Sports hernias are injuries that occur typically in athletes who perform a lot of twisting or sudden changes in direction and/or speed. They most commonly occur in sports such as hockey, soccer, football, basketball, volleyball and tennis. The definition, cause, treatment, and even existence of sports hernias is controversial. At North Carolina Surgery, we not only believe this entity exists, but we have interest and experience and a dedicated team approach to managing this frustrating injury.
Sports hernias encompass a group of injuries involving the muscles and tendons and their attachments to the pubic bone. A careful history and physical exam, as well as correlation with specialized imaging studies, are needed in order to determine the presence of a hernia. Depending on the specific injury(ies) found, treatment may vary from nonsurgical to surgical management.
Sports hernias cause chronic pain that can restrict movement. Usually symptoms disappear with rest and recur with the offending explosive athletic maneuvers. The result is a smoldering persistent pain in the absence of a “true” bulging hernia defect. Left untreated, and with continued play, the repetitive injury can eventually prevent you from participating in sports. The experts at North Carolina Surgery can help determine the best options to effectively treat your injury.
Conservative treatment is often the first option for a sports hernia. Indeed, depending on the specific injury, in some cases nonsurgical treatment is the only option available. Nonsurgical treatment includes:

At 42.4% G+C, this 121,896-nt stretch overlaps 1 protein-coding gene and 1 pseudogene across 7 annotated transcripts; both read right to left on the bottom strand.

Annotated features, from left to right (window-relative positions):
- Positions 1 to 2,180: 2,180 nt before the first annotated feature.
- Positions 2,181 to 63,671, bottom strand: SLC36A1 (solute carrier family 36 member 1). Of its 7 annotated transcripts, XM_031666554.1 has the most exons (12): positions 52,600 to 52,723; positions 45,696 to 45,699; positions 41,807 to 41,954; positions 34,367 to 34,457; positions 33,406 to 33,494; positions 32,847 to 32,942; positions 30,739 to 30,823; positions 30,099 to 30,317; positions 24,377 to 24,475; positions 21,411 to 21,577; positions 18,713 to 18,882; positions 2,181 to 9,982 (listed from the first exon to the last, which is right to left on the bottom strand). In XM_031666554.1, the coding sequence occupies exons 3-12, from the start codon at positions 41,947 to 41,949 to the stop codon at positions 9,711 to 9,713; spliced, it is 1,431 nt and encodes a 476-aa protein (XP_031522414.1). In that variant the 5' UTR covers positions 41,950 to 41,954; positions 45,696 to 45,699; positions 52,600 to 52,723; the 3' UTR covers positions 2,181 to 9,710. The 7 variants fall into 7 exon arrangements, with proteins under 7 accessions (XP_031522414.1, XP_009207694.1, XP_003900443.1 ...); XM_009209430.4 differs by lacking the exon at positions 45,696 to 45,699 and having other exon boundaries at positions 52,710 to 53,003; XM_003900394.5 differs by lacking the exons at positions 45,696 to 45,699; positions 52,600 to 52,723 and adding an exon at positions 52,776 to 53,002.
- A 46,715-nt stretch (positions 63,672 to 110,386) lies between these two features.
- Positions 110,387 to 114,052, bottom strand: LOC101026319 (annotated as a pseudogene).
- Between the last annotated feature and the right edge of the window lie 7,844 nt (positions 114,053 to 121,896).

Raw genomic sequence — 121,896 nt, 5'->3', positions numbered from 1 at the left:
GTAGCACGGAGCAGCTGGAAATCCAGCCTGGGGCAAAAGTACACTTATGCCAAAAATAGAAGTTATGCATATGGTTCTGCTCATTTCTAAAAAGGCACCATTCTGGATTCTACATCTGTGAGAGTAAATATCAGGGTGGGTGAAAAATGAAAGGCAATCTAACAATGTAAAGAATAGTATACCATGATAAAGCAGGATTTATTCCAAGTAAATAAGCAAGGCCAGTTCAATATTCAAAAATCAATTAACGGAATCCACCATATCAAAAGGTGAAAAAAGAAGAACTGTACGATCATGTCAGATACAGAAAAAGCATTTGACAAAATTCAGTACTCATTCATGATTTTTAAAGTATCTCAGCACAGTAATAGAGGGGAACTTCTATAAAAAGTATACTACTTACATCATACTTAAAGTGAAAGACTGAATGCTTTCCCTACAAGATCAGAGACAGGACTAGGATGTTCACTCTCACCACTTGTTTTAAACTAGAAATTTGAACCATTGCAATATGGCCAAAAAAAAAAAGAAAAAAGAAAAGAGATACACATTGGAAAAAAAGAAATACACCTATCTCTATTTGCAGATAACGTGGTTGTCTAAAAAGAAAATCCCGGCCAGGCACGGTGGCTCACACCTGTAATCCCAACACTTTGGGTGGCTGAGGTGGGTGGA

- Rest and ice for a week or so after the injury occurs.
- Physical therapy, including massage, stretching, exercise and dry needling
- Anti-inflammatory and other pain-relieving medications
- Injections such as cortisone and PRP (platelet rich plasma)
In our experience, certain patterns of injury in sports hernia respond well to surgery, and certain patterns do not. Patients are carefully evaluated to determine whether surgery is an appropriate option or not.
- Surgery for a sports hernia consists of stabilizing the muscle-tendon-bone attachment zones in the pubic region through traditional or sometimes laparoscopic surgery.
- After surgery, your surgeon will recommend a rehabilitation program.
- Most people are able to return to sport 6 to 8 weeks after the procedure.
At North Carolina Surgery, we understand that sports hernias are a frustrating and controversial problem. We realize that this problem affects not only competitive elite athletes whose scholarship prospects and/or professional livelihood are hanging in the balance, but also “weekend warriors” and otherwise “regular” working people who depend on their athleticism for healthy balance and enjoyment in life. Each patient has unique issues and circumstances related to his/her injury, goals of therapy, prior medical/surgical considerations, and a timeline impacting decisions in care. It takes time to discuss all these factors. Our experts are here to help ease your pain and get you back in the game as soon as possible.
More information on sports hernias and their treatments can be found at the American Academy of Orthopedic Surgeons website.